1. The tightening of the screwed: A week after imposing a lockdown derided as holier than Swiss cheese, the government has decided to clamp down, and the press sees the new rules as a “full” lockdown, though questions abound as to the reasons for them.
- In fact “Full lockdown,” is the front page headline on both popular tabloids Yedioth Ahronoth and Israel Hayom, with the latter adding “and hermetic” for good measure.
- This is going to be a Yom Kippur like no other, reports Yedioth Ahronoth, laying out the various rules and regulations for both the High Holy Day and the rest of the lockdown, as if the day of Atonement didn’t have enough already.
- “The move, imposed a mere six days after a tempered shutdown took effect, came after lawmakers and health officials concluded that as the public was not adhering to health directives, a partial lockdown was insufficient,” reports Israel Hayom.
- Haaretz includes a handy explainer of all the rules as they are understood for now (some points remain unclear), in English as well, including the useful fact that yes, you are allowed to work from home.
- Channel 12 news, which calls it a “General and tightened lockdown,” looks at the various differences between this lockdown and the last lockdown (not the one imposed before Rosh Hashanah, but the one from Passover) and finds that it’s still not quite as airtight as Version 1.0.
- For instance, “over Passover and before you could only go shopping for food and medicine inside your city. If you couldn’t do it from there, you were allowed to go to the next city. This time, the government did not okay any limitation on travel for acquiring food and medicine, including over Yom Kippur and the holidays.”
- Kan’s Tamar Almog notes that circumstances have changed somewhat thanks to what the press refers to as the “Big Coronavirus Law,” which was passed in the spring and delineates the contours of what restrictions the government is allowed to impose, specifically protecting prayers and protests: “Thus they need to find temporary solutions or something that will fit within the law’s limitations.”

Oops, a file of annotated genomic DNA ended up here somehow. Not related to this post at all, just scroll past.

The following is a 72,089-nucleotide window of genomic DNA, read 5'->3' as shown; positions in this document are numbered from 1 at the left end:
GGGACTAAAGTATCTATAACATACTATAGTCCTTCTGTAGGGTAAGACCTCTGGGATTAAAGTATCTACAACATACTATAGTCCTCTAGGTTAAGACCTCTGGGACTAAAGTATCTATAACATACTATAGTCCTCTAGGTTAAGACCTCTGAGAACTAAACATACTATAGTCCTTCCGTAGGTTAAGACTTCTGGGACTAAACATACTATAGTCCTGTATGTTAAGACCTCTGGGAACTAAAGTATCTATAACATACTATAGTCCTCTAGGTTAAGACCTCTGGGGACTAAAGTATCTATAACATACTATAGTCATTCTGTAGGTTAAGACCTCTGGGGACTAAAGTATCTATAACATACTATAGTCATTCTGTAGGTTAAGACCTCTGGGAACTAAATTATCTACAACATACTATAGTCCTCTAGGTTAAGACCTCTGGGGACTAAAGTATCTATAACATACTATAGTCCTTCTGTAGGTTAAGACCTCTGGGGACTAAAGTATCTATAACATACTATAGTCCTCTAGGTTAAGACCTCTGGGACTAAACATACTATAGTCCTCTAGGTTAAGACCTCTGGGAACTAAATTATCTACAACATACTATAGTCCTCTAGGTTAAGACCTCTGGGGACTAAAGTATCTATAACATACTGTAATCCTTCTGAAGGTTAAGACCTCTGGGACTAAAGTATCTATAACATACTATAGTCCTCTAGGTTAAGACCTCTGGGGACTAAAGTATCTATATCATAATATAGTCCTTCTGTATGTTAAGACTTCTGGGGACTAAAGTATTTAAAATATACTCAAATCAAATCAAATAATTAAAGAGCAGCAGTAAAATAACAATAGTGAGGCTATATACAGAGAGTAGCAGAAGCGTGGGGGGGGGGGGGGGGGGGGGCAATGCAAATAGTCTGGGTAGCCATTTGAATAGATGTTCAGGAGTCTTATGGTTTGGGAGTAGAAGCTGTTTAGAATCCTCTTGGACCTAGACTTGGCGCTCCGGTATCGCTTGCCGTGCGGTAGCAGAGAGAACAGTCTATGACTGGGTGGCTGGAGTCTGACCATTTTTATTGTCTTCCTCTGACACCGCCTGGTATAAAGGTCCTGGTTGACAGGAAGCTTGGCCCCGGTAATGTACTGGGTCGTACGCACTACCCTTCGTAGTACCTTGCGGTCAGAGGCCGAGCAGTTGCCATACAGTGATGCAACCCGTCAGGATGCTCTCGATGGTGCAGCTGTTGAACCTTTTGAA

2. Holier than thou: In the end, ministers voted to clamp down on the protests, allowing only small groups, and seeking a law change to prohibit travel for the protests. Then there’s also the synagogues, which will still be allowed to host indoor prayer for 10 “lucky” worshipers, with the rest shunted under the open sky to beg God’s forgiveness. (Over Passover, the idea of opening synagogues was as gut-wrenching as a handshake.)
- For those worried that allowing synagogues to open at all may be a bad idea, chief Ashkenazi Rabbi David Lau says it’s all under control.
- “If the synagogues are crowded, people will just be asked to go outside and the doors will be locked to keep anyone from being endangered,” he tells Army Radio, placing his faith in a public that some might say is undeserving of such credit.
- In Haaretz, Anshel Pfeffer writes that synagogues weren’t waiting around for the government to decide on rules anyway and are just doing what they see best. While most Orthodox and some ultra-Orthodox shut their doors or only allowed in a few people over Rosh Hashanah, going beyond the government rules, the ultra-ultra-Orthodox did the opposite, ignoring the rules to crowd people in, he says.
- “The further along the ultra-Orthodox scale the group is, the more motivated they are to ignore health advice. Government decisions don’t matter to them,” he writes. “On Rosh Hashanah, synagogues in [Mea Shearim] were totally full with adults and kids, and no masks were seen. Large police forces were standing 200 meters away on the seam line with East Jerusalem. None of them thought to go in.”
- Shalom Yerushalmi, of ToI sister site Zman Yisrael, writes that he asked several ultra-Orthodox leaders why they care so much about keeping synagogues and yeshivas open that they were willing to take the government to the brink over it. The answer, unsurprising for a community that still dresses like 17th century Polish nobility, is an old-fashioned fear of change.